Results 21  30
of
2,556
Detecting Deception in Reputation Management
, 2003
"... We previously developed a social mechanism for distributed reputation management, in which an agent combines testimonies from several witnesses to determine its ratings of another agent. However, that approach does not fully protect against spurious ratings generated by malicious agents. This paper ..."
Abstract

Cited by 106 (3 self)
 Add to MetaCart
We previously developed a social mechanism for distributed reputation management, in which an agent combines testimonies from several witnesses to determine its ratings of another agent. However, that approach does not fully protect against spurious ratings generated by malicious agents. This paper focuses on the problem of deception in testimony propagation and aggregation. We introduce some models of deception and study how to efficiently detect deceptive agents following those models. Our approach involves a novel application of the wellknown weighted majority technique to belief function and their aggregation. We describe simulation experiments to study the number of apparently accurate witnesses found in different settings, the number of witnesses on prediction accuracy, and the evolution of trust networks.
Representing Default Rules in Possibilistic Logic
, 1992
"... A key issue when reasoning with default rules is how to order them so as to derive plausible conclusions according to the more specific rules applicable to the situation under concern, to make sure that default rules are not systematically inhibited by more general rules, and to cope with the proble ..."
Abstract

Cited by 100 (41 self)
 Add to MetaCart
A key issue when reasoning with default rules is how to order them so as to derive plausible conclusions according to the more specific rules applicable to the situation under concern, to make sure that default rules are not systematically inhibited by more general rules, and to cope with the problem of irrelevance of facts with respect to exceptions. Pearl's system Z enables us to rankorder default rules. In this paper we show how to encode such a rankordered set of defaults in possibilistic logic. We can thus take advantage of the deductive machinery available in possibilistic logic. We point out that the notion of inconsistency tolerant inference in possibilistic logic corresponds to the bold inference ; 1 in system Z. We also show how to express defaults by means of qualitative possibility relations. Improvements to the ordering provided by system Z are also proposed.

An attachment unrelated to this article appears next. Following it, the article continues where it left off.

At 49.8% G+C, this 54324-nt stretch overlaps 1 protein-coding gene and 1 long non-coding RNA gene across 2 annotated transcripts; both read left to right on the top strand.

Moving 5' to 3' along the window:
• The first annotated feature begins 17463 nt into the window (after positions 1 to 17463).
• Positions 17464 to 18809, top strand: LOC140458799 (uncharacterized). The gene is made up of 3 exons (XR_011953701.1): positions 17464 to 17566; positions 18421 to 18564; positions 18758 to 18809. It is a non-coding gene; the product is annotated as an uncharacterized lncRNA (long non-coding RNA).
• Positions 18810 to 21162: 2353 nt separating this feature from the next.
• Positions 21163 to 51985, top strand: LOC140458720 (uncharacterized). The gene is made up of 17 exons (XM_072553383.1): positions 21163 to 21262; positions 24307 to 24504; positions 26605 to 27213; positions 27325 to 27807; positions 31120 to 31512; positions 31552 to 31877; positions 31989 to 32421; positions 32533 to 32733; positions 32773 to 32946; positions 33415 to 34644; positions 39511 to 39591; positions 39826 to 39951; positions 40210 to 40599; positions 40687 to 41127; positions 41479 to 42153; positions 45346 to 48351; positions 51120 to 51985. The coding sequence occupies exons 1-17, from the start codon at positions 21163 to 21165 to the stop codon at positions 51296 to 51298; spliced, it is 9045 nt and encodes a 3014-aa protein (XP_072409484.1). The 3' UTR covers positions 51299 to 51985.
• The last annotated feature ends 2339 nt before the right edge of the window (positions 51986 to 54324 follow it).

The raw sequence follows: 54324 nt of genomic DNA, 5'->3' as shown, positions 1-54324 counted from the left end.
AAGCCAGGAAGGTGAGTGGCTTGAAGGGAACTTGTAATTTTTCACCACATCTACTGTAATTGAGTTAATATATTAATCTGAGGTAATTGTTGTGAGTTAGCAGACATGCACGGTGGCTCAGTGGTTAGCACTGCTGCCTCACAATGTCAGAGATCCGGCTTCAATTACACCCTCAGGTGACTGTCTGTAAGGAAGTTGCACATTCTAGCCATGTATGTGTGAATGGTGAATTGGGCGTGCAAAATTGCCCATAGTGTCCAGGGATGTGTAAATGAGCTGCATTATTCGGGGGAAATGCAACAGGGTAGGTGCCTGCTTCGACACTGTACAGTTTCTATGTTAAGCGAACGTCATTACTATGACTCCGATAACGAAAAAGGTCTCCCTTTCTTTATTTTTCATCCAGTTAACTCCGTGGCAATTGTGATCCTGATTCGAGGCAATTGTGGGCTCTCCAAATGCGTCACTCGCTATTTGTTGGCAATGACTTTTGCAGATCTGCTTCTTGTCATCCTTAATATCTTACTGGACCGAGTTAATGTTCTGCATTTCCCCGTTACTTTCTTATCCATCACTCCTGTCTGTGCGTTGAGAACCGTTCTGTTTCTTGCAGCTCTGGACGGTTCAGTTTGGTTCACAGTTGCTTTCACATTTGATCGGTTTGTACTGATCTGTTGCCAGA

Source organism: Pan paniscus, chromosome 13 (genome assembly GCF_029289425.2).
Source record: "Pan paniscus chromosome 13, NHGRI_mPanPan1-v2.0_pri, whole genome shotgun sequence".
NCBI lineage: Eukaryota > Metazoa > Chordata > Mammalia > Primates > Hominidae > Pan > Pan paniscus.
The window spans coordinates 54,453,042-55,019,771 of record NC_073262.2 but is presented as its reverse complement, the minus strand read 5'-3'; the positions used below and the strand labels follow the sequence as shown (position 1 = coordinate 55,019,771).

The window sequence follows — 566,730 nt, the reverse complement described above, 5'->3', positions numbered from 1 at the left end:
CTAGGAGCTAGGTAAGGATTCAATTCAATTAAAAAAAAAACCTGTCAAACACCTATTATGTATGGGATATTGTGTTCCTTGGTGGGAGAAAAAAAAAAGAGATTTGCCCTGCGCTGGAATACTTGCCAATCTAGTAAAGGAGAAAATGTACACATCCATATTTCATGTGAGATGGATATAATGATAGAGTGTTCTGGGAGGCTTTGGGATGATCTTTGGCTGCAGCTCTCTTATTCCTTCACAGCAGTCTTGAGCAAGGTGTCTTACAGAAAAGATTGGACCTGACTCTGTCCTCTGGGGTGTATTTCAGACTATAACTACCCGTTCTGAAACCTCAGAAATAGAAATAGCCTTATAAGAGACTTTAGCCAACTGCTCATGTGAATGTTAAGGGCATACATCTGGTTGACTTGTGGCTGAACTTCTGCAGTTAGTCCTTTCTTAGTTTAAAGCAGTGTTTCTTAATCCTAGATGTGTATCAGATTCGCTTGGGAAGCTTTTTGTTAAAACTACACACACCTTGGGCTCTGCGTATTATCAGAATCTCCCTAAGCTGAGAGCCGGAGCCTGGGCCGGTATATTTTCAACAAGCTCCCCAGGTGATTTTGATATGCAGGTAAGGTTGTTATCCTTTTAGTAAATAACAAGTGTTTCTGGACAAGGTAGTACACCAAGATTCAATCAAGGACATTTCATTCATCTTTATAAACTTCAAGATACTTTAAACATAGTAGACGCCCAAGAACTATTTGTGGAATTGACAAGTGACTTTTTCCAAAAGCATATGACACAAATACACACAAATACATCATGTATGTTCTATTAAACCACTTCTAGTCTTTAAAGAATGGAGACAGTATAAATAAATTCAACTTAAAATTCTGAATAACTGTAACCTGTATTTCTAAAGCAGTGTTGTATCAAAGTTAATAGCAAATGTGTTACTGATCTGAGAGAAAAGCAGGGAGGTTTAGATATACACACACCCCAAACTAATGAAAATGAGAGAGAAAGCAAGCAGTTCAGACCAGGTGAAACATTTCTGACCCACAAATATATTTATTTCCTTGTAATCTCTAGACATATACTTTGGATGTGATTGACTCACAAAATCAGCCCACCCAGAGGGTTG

Perspectives on the Theory and Practice of Belief Functions
 International Journal of Approximate Reasoning
, 1990
"... The theory of belief functions provides one way to use mathematical probability in subjective judgment. It is a generalization of the Bayesian theory of subjective probability. When we use the Bayesian theory to quantify judgments about a question, we must assign probabilities to the possible answer ..."
Abstract

Cited by 91 (7 self)
 Add to MetaCart
The theory of belief functions provides one way to use mathematical probability in subjective judgment. It is a generalization of the Bayesian theory of subjective probability. When we use the Bayesian theory to quantify judgments about a question, we must assign probabilities to the possible answers to that question. The theory of belief functions is more flexible; it allows us to derive degrees of belief for a question from probabilities for a related question. These degrees of belief may or may not have the mathematical properties of probabilities; how much they differ from probabilities will depend on how closely the two questions are related. Examples of what we would now call belieffunction reasoning can be found in the late seventeenth and early eighteenth centuries, well before Bayesian ideas were developed. In 1689, George Hooper gave rules for combining testimony that can be recognized as special cases of Dempster's rule for combining belief functions (Shafer 1986a). Similar rules were formulated by Jakob Bernoulli in his Ars Conjectandi, published posthumously in 1713, and by JohannHeinrich Lambert in his Neues Organon, published in 1764 (Shafer 1978). Examples of belieffunction reasoning can also be found in more recent work, by authors